Whether you’re leading a team, several teams, a branch, or even a company, or preparing to take on any of those roles, leading others can be intimidating.
Even when you’re doing a relatively good job in terms of decision-making and steering, it’s easy to feel like you’re not doing enough to be a truly good leader.
As a leader you’re also likely too busy to attend long-term training or courses that could improve your leadership skills.
While you will eventually have to take formal training or coaching to fill any gaps you lack, there are many ways to improve your leadership skills, even when you’re short on time.
It’s important to decide where you stand as a leader, what you do well, and what you don’t. If you’re working in an organization with a quality HR program in place, chances are, your performance review will already give you this data. You can also look at performance expectations, competencies, and behaviors expected for leaders in your organization if you have access to this data.
In most cases, your primary job as a leader will depend on what and how you are leading. If you’re working with a small team, your goals are to facilitate others to do work in a way that contributes to organizational goals. If you’re leading a department, your goal would be to lead the department in a way that allows the department to succeed at numerous goals and strategize future direction and growth in line with organizational goals and operational vision. You can then fairly easily see how you perform in your role based on what is expected in that role.
Evaluation should also extend to taking a few minutes to review how you handled a situation, deciding what you could have done better, and deciding what you actively did well or badly. Asking for feedback from those involved may be helpful but isn’t always a good idea.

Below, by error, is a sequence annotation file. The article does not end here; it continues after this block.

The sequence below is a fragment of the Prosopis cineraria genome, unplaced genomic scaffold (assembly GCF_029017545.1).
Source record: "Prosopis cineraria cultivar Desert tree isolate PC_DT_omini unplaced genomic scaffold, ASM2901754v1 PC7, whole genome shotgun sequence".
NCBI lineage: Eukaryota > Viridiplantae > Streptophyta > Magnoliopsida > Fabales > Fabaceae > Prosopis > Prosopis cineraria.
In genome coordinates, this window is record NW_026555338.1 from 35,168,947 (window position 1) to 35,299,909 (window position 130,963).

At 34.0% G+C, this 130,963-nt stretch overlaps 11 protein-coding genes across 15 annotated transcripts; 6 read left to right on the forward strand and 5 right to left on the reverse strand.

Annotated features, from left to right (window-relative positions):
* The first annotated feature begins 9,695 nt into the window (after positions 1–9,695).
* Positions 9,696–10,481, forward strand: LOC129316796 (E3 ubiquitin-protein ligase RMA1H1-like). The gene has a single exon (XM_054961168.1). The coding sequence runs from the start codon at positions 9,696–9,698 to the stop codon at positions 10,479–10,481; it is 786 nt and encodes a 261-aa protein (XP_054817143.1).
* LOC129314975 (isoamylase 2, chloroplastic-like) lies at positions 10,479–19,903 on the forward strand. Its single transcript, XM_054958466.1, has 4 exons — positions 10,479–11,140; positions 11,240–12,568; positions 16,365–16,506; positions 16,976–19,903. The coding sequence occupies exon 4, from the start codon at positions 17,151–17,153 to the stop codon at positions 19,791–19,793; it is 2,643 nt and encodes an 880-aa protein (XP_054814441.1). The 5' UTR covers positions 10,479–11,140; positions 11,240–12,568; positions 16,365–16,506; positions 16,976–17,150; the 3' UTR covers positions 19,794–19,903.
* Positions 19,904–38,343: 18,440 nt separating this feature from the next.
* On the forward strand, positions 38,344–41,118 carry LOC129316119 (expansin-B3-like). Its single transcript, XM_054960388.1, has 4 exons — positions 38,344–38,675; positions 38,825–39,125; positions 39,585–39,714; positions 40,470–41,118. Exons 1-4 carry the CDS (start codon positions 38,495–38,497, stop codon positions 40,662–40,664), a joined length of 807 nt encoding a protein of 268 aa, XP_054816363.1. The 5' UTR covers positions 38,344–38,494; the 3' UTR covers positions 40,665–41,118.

Effective communication is one of the most important skills you can hold as a leader. Effective communication is empathetic, clear, cogent, and directed to the audience you’re speaking to. It’s also largely about listening rather than speaking, because the information you receive is often significantly more important than what you share.
Good communication also extends to time-management (such as keeping meetings brief and to the point), choosing methods of communication, and learning to pay attention to how people respond to what you are communicating.
Practice Emotional Intelligence
Emotional intelligence ties into good communication as well as good leadership. Here, emotional intelligence measures your ability to understand your own emotions while managing those of others, so that you can react to how people feel, and react to situations with empathy. Why is this important for a good leader?
If you respond with empathy to problems, arguments, requests, and considerations, you’ll be able to build relationships, build trust, and improve the loyalty of everyone working with you. These factors are each eventually necessary for motivating others, for convincing others, and for building a friendly workplace.
As a leader, your job is often as much or more about people management than the technical skills required on the job listing. If you cannot connect with individuals, communicate effectively, and build trust and rapport, you cannot lead.
The process of building these skills does not require a great deal of time, because you can largely practice while doing your job, simply taking the time to step back and evaluate what and how you did and how you could improve.